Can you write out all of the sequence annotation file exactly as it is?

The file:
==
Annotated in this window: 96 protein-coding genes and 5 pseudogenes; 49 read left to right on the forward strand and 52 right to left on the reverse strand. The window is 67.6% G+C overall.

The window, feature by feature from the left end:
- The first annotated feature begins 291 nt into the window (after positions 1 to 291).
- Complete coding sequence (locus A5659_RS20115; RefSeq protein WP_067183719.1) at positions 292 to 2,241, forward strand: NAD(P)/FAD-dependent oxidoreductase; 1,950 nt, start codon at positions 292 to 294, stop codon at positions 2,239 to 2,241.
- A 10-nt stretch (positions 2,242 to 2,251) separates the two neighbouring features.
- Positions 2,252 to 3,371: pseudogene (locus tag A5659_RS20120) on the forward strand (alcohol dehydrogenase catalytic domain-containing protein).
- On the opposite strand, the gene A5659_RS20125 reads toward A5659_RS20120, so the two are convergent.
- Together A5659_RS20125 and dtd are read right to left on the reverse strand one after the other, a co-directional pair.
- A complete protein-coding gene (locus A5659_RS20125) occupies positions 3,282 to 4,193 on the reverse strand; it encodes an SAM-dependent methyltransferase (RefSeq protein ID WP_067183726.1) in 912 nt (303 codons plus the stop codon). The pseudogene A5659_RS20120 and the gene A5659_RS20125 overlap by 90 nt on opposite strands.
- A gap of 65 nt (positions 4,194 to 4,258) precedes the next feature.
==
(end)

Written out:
Annotated in this window: 96 protein-coding genes and 5 pseudogenes; 49 read left to right on the forward strand and 52 right to left on the reverse strand. The window is 67.6% G+C overall.

The window, feature by feature from the left end:
- The first annotated feature begins 291 nt into the window (after positions 1 to 291).
- Complete coding sequence (locus A5659_RS20115; RefSeq protein WP_067183719.1) at positions 292 to 2,241, forward strand: NAD(P)/FAD-dependent oxidoreductase; 1,950 nt, start codon at positions 292 to 294, stop codon at positions 2,239 to 2,241.
- A 10-nt stretch (positions 2,242 to 2,251) separates the two neighbouring features.
- Positions 2,252 to 3,371: pseudogene (locus tag A5659_RS20120) on the forward strand (alcohol dehydrogenase catalytic domain-containing protein).
- On the opposite strand, the gene A5659_RS20125 reads toward A5659_RS20120, so the two are convergent.
- Together A5659_RS20125 and dtd are read right to left on the reverse strand one after the other, a co-directional pair.
- A complete protein-coding gene (locus A5659_RS20125) occupies positions 3,282 to 4,193 on the reverse strand; it encodes an SAM-dependent methyltransferase (RefSeq protein ID WP_067183726.1) in 912 nt (303 codons plus the stop codon). The pseudogene A5659_RS20120 and the gene A5659_RS20125 overlap by 90 nt on opposite strands.
- A gap of 65 nt (positions 4,194 to 4,258) precedes the next feature.